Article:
Gene Opton's Ethiopian Honey-Spice Bread
Pete Wells' Red Shrimp Chowder with Corn

How to Fry Zucchini Blossoms


You know what's disappointing? Clipping a recipe Nine Whole Years Ago (9!), saving it meticulously for Just The Right Occasion, finally getting to That Blessed Moment, and realizing that the recipe is A Total Dud. D. U. D.

Oh! There was so much potential. First of all, the recipe came from Molly O'Neill, back when she had a column in the New York Times Sunday Magazine. Illustrious provenance, for sure. Second of all, it involved whole fish, Greek yogurt, red lentils, and marjoram, roasted in the oven. I know! Does that sound good, or what? Third of all, I'd been saving it for nine years. That's practically a third of my life! That number alone should have guaranteed deliciousness, I think.

But instead, after smearing yogurt all over a bunch of fish (red snapper because there was no striped bass to be found), stuffing them with marjoram and garlic, salting and peppering them well, arranging them on a (perplexing) bed of cooked red lentils, and roasting those suckers until they were crispy and browned, all they ended up tasting like was...nothing.

Now if you know anything about red lentils, you'll know that once they're cooked, they look nothing like their cute, coral selves from the package. They turn into a pallid yellow mush that one of my friends kind enough to share the meal last night actually likened to baby poop. (Oops! I swore to myself last night I wouldn't reference that on this website. I think I might have had too much to drink last night, too.) Now, of course, they can taste rather nice, provided they've been cooked with something, like minced onions and tomatoes and curry powder, or, I dunno, a few sweet potatoes and ginger. But just boiled? Boiled red lentils? Taste like nothing. Roasted in the oven at 500 degrees Fahrenheit? Nothing, crisped.

Then there's the matter of the Greek yogurt. What on earth did smearing it on and in the fish do? I still don't know. The fish sure didn't taste like the yogurt. In fact, once the fish were done, you could barely even see the yogurt anymore. It's like it evaporated into thin air! Or into very hot oven air. As for the eight whole garlic cloves and twelve sprigs of marjoram? I don't know if you'll believe me, but you must: I couldn't taste any of it. And I don't have a cold, either. The fish tasted snapper. Roasted in the oven. Plain. As in, PLAIN. So it was edible, I guess, but oh, so disappointing.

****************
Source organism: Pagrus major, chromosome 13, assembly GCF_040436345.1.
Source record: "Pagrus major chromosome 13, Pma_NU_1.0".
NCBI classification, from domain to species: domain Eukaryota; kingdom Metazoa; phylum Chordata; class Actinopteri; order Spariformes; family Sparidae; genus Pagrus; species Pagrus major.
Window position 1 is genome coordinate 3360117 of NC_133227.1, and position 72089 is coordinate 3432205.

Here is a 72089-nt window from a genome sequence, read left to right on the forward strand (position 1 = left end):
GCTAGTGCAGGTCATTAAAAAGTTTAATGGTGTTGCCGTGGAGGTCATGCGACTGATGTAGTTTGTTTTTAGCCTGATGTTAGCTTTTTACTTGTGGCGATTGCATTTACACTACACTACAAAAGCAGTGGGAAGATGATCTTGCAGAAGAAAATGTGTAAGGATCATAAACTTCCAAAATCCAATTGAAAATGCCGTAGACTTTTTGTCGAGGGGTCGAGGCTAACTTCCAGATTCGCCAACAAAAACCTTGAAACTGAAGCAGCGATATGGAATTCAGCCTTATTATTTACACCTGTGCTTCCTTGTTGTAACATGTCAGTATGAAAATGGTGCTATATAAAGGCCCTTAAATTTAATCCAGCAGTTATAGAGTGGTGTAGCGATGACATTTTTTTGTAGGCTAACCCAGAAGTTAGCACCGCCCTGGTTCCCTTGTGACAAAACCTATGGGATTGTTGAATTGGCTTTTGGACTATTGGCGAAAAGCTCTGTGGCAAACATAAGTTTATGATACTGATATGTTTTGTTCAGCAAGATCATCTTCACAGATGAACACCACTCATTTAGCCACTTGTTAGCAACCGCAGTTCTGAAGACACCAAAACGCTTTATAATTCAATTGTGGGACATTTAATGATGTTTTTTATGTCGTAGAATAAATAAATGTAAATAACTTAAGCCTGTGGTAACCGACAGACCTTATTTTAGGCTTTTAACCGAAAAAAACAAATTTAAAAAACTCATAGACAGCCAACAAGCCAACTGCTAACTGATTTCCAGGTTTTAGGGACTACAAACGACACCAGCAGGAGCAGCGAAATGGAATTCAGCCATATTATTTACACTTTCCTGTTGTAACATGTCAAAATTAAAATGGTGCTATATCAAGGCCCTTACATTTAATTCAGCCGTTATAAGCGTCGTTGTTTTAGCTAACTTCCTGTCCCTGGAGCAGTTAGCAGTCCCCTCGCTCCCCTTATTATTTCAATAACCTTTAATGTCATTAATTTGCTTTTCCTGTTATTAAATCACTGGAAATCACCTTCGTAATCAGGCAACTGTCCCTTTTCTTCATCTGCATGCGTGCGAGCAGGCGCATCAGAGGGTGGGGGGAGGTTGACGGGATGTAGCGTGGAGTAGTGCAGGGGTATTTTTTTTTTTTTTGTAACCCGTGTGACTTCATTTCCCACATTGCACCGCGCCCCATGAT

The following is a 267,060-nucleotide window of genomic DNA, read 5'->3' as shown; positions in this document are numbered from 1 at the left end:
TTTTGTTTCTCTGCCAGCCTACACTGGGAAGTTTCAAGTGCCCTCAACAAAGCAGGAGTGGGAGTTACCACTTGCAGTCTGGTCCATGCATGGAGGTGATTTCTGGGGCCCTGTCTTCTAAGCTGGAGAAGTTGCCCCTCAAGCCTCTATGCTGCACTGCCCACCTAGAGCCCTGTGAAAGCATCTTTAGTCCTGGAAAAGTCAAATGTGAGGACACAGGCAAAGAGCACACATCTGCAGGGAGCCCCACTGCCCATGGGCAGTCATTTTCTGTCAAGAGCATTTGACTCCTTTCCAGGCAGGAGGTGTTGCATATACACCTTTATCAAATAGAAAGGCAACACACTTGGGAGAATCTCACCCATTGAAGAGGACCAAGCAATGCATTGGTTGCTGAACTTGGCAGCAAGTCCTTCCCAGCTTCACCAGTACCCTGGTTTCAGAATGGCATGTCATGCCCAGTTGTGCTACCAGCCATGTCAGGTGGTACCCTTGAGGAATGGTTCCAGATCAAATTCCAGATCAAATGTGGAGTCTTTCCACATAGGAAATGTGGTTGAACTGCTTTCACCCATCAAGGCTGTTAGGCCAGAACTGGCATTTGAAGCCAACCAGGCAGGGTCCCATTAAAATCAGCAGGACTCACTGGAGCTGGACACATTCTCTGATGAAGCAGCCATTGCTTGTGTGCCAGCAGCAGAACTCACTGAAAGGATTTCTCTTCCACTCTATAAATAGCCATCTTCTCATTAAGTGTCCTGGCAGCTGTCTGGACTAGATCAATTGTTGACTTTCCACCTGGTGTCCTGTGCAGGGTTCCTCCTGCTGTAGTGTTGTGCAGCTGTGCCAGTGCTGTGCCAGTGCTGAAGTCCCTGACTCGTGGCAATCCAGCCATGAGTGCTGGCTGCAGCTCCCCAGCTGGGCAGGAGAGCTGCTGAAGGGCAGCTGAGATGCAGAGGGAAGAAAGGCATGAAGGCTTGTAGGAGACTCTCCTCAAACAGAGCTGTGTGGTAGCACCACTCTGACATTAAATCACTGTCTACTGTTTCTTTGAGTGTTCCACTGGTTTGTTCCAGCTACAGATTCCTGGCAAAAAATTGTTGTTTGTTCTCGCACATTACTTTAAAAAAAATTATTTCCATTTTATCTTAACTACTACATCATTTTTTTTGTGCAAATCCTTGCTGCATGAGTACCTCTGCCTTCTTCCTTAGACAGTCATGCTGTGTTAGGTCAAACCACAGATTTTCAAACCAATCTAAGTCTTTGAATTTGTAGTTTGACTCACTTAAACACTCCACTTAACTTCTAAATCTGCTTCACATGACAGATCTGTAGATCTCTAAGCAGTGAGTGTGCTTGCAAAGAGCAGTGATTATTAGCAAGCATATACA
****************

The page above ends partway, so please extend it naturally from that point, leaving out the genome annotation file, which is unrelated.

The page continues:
Very luckily for all of us at dinner last night, my friend Betsy had the eminently sensible idea of overruling me at the market a few days earlier (I said they'd be too much work. Readers, I am a fool!) and buying a big package of zucchini flowers, which she stuffed with mozzarella and a dab or two of olive paste and fried into crispy, crunchy, golden deliciousness. With a cool glass of Sancerre, they made for a far better dinner.


Okay, so a quick recipe for those of you who have yet to fry your own zucchini blossoms:

Buy a bunch of fresh zucchini blossoms from an organic farmer so you don't have to worry too much about washing off chemicals. They should not be wilted or browned, but rather look like they were just picked, all vibrant with color. Buy a nice, firm mozzarella. This is not the time for bufala, which is too wet and milky. If you want to be totally traditional, buy some salted anchovies. If not, get a bit of olive paste, also known as tapenade. Oh, and you'll need some nice flaky salt, a few eggs, a plate of flour, and a couple of inches of frying oil (you can use olive oil, but not extra-virgin, or just regular vegetable oil).

Pour the oil into a saute pan with sides, like this one, to the height of one or two inches. Check the blossoms to make sure they're clean and brush off any dirt you might see. Cut the mozzarella into little batons. Rinse the anchovies and cut them in half, if you're using them. Beat 2 eggs in a shallow dish, and pour flour into another dish. Working with one blossom at a time, gently open the blossom end and push in a baton of mozzarella. Then slide in half an anchovy, or a small spoonful of olive paste. Twist the top of the blossom shut. Repeat with the remaining blossoms. Turn the heat on under the pan and while the oil heats up, dip each blossom in the egg to coat, making sure the top of the blossom remains twisted shut, and then dip it in the flour to coat. Repeat with as many blossoms as you'd like to prepare (as an appetizer, consider two or three per person).

When the oil is hot but not smoking (you can gently drop something into the oil to test if it's hot enough - if it is, it'll start fizzing and frying), gently slip the battered blossoms into the oil. Don't crowd the pan (the 10-incher we used last night fit five blossoms at a time). Fry for three to four minutes on each side, turning only once with tongs. While the blossoms fry, line a few plates with some layered paper towels. When the blossoms are golden brown on both sides, remove them to the paper towels. Sprinkle them with flaky salt and eat them immediately. Well, wait a minute so you don't burn the roof of your mouth, but not more than that. (Oh, and make sure you have a glass of nice, cold white wine nearby.) I think you'll find they're difficult to stop eating and not nearly as much work as you think they are.

There! I've already forgotten about that silly fish and those silly, silly lentils. My work here is done. Have a lovely evening, folks!

Oh, wait, one more thing. If you often find yourself wondering (which I'm sure you do, right?) what on earth I eat on those days when I'm not slaving away in the kitchen or munching on fried zucchini blossoms, head on over to (!), where I talk with the lovely Sari Lehrer about rancid butter, Canadian yogurt, the glory that is Mexican salsa verde, and the cheapest meal in New York City.